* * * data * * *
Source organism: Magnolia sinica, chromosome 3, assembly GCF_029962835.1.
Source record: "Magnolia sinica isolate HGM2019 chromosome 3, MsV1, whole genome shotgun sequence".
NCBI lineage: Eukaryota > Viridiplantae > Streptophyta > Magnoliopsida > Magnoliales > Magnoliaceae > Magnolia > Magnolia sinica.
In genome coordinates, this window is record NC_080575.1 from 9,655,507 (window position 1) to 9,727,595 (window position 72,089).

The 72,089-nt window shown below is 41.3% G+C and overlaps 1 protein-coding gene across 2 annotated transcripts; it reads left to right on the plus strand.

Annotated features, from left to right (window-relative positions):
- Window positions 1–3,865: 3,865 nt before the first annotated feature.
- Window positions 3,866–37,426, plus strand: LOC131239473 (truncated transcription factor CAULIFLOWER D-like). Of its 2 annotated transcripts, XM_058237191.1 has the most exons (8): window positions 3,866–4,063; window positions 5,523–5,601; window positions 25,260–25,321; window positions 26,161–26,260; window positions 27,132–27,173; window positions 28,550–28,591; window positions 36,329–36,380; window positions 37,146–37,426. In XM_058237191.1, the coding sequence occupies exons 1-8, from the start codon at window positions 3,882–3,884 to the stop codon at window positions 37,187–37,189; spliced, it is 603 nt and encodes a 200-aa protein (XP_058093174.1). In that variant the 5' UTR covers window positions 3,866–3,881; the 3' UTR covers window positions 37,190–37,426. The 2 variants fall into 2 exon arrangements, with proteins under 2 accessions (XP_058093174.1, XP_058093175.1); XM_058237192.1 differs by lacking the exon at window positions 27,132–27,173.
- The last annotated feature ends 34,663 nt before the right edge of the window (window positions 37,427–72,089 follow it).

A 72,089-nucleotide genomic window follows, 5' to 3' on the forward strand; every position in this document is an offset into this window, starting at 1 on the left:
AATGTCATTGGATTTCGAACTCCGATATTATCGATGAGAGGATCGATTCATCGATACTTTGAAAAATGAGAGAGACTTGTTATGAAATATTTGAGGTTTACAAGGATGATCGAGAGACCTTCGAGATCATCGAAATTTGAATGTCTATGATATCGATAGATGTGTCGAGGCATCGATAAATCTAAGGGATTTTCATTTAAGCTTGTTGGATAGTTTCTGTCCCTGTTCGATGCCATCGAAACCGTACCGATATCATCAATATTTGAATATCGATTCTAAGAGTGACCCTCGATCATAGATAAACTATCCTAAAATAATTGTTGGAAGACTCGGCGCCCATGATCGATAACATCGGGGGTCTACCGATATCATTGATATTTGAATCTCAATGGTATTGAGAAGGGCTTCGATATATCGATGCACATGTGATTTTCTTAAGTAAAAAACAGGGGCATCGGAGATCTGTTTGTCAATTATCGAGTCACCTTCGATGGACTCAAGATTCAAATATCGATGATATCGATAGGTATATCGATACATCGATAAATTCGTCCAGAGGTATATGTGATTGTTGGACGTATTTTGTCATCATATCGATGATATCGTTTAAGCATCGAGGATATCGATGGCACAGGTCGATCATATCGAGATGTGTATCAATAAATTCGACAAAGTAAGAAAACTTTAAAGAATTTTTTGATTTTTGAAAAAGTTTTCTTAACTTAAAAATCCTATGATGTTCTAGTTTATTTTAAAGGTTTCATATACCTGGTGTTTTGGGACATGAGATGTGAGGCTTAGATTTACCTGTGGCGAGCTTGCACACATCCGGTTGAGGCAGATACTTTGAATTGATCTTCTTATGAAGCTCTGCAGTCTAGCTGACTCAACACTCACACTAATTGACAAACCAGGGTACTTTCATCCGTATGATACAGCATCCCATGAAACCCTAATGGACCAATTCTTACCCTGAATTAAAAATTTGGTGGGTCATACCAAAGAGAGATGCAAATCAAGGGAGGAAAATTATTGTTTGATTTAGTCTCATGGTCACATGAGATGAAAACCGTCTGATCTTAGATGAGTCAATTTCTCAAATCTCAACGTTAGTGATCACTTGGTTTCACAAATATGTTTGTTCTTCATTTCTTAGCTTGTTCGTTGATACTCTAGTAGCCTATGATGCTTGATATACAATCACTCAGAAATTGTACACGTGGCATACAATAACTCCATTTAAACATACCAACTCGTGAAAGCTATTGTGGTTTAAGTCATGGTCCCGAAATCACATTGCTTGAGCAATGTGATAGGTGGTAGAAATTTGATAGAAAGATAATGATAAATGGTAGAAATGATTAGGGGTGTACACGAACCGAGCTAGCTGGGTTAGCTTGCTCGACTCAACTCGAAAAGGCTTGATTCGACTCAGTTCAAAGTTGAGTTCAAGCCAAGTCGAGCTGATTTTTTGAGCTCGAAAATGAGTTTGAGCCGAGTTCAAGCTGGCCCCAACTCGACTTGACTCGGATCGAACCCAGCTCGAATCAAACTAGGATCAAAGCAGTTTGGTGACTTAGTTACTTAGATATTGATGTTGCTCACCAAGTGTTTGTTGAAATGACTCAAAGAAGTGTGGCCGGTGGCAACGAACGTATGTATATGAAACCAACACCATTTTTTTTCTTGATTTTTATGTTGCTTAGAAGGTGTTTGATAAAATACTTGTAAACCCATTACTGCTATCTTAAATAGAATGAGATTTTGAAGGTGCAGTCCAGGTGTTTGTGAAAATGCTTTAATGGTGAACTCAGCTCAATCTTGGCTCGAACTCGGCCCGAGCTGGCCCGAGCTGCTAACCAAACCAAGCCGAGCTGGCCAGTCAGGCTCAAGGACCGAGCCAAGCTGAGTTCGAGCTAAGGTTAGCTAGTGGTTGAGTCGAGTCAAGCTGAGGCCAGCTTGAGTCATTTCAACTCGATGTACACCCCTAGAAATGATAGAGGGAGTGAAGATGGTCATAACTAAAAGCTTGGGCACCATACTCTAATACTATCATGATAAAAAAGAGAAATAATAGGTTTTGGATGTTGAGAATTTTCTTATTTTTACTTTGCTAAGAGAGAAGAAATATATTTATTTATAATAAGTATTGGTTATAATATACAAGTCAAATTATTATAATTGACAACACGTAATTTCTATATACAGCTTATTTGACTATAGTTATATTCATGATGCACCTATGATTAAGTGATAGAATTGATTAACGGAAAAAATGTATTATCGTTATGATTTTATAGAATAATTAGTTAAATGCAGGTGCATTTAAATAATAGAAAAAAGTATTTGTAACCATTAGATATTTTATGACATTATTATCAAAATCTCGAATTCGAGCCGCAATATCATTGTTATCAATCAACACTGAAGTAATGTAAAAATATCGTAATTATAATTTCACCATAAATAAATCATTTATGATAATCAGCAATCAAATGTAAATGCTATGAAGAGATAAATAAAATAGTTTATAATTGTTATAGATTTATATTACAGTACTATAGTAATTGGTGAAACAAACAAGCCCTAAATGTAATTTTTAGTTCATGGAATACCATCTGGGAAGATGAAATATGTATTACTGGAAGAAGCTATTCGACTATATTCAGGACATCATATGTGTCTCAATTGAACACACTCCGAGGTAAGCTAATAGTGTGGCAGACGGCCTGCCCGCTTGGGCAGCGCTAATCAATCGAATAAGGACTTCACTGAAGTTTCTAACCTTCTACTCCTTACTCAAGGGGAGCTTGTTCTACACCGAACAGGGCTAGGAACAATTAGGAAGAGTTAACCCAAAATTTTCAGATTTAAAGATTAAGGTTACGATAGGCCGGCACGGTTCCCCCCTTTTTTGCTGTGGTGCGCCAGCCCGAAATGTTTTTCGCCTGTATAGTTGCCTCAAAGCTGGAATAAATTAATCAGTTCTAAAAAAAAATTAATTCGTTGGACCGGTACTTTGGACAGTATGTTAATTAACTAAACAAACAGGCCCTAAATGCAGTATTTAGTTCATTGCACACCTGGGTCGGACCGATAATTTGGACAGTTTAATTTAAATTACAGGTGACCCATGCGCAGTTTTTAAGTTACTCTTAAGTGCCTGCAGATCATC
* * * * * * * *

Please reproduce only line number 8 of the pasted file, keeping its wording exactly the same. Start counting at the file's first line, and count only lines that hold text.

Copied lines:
- Window positions 3,866–37,426, plus strand: LOC131239473 (truncated transcription factor CAULIFLOWER D-like). Of its 2 annotated transcripts, XM_058237191.1 has the most exons (8): window positions 3,866–4,063; window positions 5,523–5,601; window positions 25,260–25,321; window positions 26,161–26,260; window positions 27,132–27,173; window positions 28,550–28,591; window positions 36,329–36,380; window positions 37,146–37,426. In XM_058237191.1, the coding sequence occupies exons 1-8, from the start codon at window positions 3,882–3,884 to the stop codon at window positions 37,187–37,189; spliced, it is 603 nt and encodes a 200-aa protein (XP_058093174.1). In that variant the 5' UTR covers window positions 3,866–3,881; the 3' UTR covers window positions 37,190–37,426. The 2 variants fall into 2 exon arrangements, with proteins under 2 accessions (XP_058093174.1, XP_058093175.1); XM_058237192.1 differs by lacking the exon at window positions 27,132–27,173.